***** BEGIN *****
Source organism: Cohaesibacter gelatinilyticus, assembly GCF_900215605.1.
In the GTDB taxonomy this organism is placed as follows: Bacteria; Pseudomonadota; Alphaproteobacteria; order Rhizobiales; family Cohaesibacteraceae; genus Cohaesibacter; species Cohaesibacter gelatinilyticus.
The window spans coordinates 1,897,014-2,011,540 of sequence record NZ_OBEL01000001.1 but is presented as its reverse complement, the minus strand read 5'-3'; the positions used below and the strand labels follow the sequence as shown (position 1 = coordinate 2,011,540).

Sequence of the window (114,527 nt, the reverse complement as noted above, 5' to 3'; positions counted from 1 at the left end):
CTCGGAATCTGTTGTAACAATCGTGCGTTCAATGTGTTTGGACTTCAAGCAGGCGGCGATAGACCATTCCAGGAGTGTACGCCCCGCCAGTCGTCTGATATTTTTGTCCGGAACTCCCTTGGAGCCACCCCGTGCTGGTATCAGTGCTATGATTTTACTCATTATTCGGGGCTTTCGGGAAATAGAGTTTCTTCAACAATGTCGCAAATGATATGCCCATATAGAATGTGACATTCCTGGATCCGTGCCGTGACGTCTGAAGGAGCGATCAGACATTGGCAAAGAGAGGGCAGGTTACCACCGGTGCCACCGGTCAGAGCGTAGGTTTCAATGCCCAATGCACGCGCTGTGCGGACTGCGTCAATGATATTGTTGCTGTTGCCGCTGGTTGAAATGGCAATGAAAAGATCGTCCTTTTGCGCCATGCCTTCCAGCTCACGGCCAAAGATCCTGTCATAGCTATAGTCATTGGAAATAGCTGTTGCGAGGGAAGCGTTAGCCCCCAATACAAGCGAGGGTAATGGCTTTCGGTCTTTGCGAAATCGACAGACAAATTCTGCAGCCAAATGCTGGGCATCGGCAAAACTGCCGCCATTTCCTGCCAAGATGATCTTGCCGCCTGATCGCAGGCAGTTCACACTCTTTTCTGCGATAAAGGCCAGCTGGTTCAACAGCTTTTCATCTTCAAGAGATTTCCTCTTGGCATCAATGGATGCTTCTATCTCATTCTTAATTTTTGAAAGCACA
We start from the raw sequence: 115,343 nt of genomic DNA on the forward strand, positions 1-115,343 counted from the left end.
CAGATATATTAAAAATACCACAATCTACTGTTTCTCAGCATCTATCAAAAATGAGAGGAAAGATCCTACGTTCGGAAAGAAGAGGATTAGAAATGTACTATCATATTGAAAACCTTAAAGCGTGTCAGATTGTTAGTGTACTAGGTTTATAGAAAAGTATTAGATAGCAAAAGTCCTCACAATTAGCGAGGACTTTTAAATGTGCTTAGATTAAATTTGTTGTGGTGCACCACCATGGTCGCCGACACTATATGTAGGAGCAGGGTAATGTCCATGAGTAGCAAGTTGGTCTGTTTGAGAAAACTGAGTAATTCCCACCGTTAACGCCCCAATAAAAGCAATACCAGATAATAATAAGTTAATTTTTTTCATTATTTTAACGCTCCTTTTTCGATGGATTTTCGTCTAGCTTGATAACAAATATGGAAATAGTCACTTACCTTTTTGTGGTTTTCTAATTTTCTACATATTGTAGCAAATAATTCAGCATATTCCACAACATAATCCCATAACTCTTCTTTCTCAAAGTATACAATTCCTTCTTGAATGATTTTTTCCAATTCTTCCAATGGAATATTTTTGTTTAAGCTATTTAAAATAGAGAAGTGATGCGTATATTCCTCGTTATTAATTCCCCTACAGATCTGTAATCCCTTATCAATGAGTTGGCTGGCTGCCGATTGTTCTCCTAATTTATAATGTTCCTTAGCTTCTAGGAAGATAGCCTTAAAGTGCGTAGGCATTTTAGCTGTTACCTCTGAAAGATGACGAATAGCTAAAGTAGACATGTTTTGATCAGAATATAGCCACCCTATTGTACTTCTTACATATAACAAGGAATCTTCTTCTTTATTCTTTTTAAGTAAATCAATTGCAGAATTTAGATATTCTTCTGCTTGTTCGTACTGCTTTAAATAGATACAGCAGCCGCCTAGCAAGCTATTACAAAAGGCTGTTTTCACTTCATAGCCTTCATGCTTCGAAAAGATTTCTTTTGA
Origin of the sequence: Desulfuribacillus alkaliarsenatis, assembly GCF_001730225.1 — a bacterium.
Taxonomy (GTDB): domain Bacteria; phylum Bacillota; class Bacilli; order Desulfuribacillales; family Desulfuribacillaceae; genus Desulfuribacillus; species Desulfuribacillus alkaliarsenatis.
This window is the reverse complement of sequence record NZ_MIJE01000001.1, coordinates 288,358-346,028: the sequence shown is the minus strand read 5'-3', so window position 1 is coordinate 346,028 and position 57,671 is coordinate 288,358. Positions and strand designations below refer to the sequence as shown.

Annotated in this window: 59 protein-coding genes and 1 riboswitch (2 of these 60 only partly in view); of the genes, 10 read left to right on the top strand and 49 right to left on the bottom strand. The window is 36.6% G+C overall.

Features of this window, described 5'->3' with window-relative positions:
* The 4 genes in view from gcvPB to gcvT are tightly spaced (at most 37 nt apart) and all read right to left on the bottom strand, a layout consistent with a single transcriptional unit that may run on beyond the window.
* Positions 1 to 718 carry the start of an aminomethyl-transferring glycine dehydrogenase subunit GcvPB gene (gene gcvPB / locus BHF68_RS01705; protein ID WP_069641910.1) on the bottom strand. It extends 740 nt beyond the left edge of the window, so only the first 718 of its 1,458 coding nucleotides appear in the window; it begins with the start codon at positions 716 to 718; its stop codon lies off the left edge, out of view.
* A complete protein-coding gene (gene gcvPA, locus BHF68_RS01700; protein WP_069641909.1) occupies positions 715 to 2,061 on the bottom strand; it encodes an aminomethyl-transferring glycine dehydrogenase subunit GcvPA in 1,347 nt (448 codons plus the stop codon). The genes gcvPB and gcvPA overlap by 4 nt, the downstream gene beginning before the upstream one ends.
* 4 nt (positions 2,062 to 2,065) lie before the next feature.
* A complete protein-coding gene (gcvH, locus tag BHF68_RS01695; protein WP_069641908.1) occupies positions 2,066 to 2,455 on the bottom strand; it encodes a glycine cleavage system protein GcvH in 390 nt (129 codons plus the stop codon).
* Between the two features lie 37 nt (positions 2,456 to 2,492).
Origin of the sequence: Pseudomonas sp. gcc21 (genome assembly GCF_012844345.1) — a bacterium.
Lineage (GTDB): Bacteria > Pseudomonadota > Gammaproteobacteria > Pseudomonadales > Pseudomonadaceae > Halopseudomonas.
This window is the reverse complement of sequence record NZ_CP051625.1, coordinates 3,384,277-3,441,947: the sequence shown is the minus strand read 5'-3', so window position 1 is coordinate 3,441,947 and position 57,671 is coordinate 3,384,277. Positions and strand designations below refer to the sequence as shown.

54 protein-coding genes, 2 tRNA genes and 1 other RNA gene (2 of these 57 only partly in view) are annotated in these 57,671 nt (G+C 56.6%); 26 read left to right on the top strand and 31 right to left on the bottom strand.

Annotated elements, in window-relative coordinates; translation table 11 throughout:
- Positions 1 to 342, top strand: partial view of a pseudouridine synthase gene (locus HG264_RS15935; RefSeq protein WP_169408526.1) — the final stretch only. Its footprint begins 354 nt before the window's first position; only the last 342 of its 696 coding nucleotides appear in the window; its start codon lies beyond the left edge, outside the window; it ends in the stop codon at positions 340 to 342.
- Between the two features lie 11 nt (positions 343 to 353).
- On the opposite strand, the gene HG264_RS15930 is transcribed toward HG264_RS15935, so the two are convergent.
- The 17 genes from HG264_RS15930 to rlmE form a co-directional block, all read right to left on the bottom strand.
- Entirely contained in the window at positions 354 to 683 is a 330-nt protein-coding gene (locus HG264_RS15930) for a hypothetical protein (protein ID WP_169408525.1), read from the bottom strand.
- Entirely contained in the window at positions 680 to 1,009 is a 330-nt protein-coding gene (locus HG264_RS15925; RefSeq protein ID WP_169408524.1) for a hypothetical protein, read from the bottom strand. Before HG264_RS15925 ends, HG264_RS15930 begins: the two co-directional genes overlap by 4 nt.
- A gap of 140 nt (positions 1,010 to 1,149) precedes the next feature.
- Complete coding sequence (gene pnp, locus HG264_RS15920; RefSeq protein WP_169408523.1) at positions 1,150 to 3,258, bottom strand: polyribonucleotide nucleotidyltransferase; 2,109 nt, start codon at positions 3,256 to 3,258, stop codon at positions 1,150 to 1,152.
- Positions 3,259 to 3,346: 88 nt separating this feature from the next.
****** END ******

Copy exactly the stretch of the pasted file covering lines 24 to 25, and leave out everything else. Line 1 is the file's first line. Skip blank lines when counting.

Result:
- Positions 1 to 342, top strand: partial view of a pseudouridine synthase gene (locus HG264_RS15935; RefSeq protein WP_169408526.1) — the final stretch only. Its footprint begins 354 nt before the window's first position; only the last 342 of its 696 coding nucleotides appear in the window; its start codon lies beyond the left edge, outside the window; it ends in the stop codon at positions 340 to 342.
- Between the two features lie 11 nt (positions 343 to 353).